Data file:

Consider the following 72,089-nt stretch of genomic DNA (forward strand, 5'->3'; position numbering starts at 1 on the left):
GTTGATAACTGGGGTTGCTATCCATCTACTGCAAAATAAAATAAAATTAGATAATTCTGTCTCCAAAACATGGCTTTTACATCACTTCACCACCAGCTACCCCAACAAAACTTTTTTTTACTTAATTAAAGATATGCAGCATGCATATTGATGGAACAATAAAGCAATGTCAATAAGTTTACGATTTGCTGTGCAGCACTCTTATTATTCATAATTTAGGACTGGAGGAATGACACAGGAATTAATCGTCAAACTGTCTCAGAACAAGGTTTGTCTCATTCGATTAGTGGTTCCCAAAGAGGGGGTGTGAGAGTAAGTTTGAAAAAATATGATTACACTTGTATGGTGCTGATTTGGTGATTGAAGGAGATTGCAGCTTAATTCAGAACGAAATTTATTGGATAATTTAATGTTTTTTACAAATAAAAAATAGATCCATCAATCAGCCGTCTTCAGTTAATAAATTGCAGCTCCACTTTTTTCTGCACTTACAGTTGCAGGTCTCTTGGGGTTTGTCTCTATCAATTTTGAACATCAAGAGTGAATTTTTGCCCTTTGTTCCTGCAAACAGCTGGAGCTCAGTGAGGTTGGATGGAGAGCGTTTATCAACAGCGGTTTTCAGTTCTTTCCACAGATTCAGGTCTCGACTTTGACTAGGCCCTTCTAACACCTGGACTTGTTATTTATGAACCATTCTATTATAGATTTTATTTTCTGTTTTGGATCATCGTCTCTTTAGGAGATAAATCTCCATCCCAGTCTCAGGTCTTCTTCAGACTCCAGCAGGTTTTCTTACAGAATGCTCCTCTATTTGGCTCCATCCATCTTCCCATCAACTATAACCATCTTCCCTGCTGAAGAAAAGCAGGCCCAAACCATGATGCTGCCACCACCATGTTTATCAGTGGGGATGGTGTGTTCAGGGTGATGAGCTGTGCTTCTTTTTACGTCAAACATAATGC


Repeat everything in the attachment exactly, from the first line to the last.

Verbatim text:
Consider the following 72,089-nt stretch of genomic DNA (forward strand, 5'->3'; position numbering starts at 1 on the left):
GTTGATAACTGGGGTTGCTATCCATCTACTGCAAAATAAAATAAAATTAGATAATTCTGTCTCCAAAACATGGCTTTTACATCACTTCACCACCAGCTACCCCAACAAAACTTTTTTTTACTTAATTAAAGATATGCAGCATGCATATTGATGGAACAATAAAGCAATGTCAATAAGTTTACGATTTGCTGTGCAGCACTCTTATTATTCATAATTTAGGACTGGAGGAATGACACAGGAATTAATCGTCAAACTGTCTCAGAACAAGGTTTGTCTCATTCGATTAGTGGTTCCCAAAGAGGGGGTGTGAGAGTAAGTTTGAAAAAATATGATTACACTTGTATGGTGCTGATTTGGTGATTGAAGGAGATTGCAGCTTAATTCAGAACGAAATTTATTGGATAATTTAATGTTTTTTACAAATAAAAAATAGATCCATCAATCAGCCGTCTTCAGTTAATAAATTGCAGCTCCACTTTTTTCTGCACTTACAGTTGCAGGTCTCTTGGGGTTTGTCTCTATCAATTTTGAACATCAAGAGTGAATTTTTGCCCTTTGTTCCTGCAAACAGCTGGAGCTCAGTGAGGTTGGATGGAGAGCGTTTATCAACAGCGGTTTTCAGTTCTTTCCACAGATTCAGGTCTCGACTTTGACTAGGCCCTTCTAACACCTGGACTTGTTATTTATGAACCATTCTATTATAGATTTTATTTTCTGTTTTGGATCATCGTCTCTTTAGGAGATAAATCTCCATCCCAGTCTCAGGTCTTCTTCAGACTCCAGCAGGTTTTCTTACAGAATGCTCCTCTATTTGGCTCCATCCATCTTCCCATCAACTATAACCATCTTCCCTGCTGAAGAAAAGCAGGCCCAAACCATGATGCTGCCACCACCATGTTTATCAGTGGGGATGGTGTGTTCAGGGTGATGAGCTGTGCTTCTTTTTACGTCAAACATAATGC